The Element has a mostly neutral sound to my ears and delivers excellent detail across the spectrum. There might be a slight emphasis on the low end but this could be my imagination at work. During testing, I wasn’t able to detect any background noise or hiss even with low impedance earphones, despite it having enough power to drive whatever you can throw at it. It has an impressive soundstage and extends well on both top and bottom.
When listening to Mathias Eick’s “Midwest” you can clearly hear parts of the percussion well outside your head-space and the imaging is top notch. With Earthside’s “A Dream in Static” the Element kept up well with the busier segments and retained good separation. Playing through my Elac B6 speakers this album got a little harsh at high volume but that was due to the neutrality of the Element and brightness of the Elacs.
The Element comes across as being slightly more aggressive and slightly leaner in its presentation than the Arcam. In contrast, the irDAC-II is smooth and mature while perhaps retaining slightly better detail. For functionality, the Element fares very well with its smooth volume control and the magic button at the back that makes it so easy to switch between headphone amplifier and speaker outputs.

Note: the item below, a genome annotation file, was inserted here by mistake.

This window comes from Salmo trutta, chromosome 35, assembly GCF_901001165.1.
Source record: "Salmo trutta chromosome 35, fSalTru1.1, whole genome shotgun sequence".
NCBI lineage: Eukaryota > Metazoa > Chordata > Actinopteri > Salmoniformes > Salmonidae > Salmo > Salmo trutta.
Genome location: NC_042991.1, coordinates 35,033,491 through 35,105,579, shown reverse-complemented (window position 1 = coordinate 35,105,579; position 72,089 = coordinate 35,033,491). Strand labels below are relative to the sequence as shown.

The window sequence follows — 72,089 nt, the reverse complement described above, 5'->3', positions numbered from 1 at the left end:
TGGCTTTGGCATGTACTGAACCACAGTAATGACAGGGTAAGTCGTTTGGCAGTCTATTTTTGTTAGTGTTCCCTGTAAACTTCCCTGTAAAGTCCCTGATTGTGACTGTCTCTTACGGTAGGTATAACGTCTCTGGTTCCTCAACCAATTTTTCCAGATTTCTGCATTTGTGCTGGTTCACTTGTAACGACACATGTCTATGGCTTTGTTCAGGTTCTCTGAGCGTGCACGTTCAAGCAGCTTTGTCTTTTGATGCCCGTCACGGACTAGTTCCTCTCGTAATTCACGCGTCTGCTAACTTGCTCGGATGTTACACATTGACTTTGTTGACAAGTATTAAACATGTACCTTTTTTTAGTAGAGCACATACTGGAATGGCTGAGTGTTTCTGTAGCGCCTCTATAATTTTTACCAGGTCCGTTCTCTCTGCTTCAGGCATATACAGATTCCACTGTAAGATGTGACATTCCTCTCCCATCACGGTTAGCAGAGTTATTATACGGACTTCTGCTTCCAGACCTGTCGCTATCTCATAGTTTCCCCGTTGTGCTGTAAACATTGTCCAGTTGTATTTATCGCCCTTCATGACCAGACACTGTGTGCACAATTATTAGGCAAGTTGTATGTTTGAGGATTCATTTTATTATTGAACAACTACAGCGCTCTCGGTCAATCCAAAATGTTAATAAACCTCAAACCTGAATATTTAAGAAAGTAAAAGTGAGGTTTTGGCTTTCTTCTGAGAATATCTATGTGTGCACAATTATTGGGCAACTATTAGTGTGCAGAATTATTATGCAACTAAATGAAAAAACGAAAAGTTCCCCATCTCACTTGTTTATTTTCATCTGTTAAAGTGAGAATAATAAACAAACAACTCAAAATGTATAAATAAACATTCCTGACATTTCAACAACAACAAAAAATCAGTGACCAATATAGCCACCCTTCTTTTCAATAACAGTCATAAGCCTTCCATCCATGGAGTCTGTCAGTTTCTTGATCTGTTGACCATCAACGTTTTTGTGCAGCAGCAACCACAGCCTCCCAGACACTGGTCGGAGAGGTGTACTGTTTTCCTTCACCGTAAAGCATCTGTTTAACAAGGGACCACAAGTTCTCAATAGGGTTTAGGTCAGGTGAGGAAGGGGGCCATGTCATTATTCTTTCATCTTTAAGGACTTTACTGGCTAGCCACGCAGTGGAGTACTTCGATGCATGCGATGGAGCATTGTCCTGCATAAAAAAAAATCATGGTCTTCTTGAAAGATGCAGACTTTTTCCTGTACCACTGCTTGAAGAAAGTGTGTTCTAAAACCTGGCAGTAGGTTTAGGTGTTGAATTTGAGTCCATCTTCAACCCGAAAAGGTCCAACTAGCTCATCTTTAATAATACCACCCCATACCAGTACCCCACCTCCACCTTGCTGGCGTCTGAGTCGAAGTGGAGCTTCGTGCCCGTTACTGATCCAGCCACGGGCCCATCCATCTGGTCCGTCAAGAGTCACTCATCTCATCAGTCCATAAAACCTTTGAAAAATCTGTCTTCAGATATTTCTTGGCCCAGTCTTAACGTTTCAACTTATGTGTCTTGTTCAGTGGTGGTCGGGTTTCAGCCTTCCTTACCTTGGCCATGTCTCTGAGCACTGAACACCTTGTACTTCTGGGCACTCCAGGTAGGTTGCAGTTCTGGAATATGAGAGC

The irDAC-II has more connectivity options and the addition of Bluetooth and a remote. The Element, however, is less than half the price of the Arcam unit making it a viable option for a wider audience who can’t or aren’t willing to shell out that much cash on a DAC.
JDS Labs The Element Conclusion
JDS Labs’ The Element does a lot of things right. In fact, pretty much everything it does is done right. It’s simple, attractive and functional. With its linear sound, precise volume control, digital and analogue input options it’s also versatile. Some might wish for more input options such as optical or coaxial but for those simply wishing to connect their laptop or desktop computer, the USB line in should be adequate.
Coming in at $349 for the basic version or $369 with the added analogue in it isn’t exactly cheap but it’s not unattainable either. If you want something that looks good and just works The Element is an easy recommendation.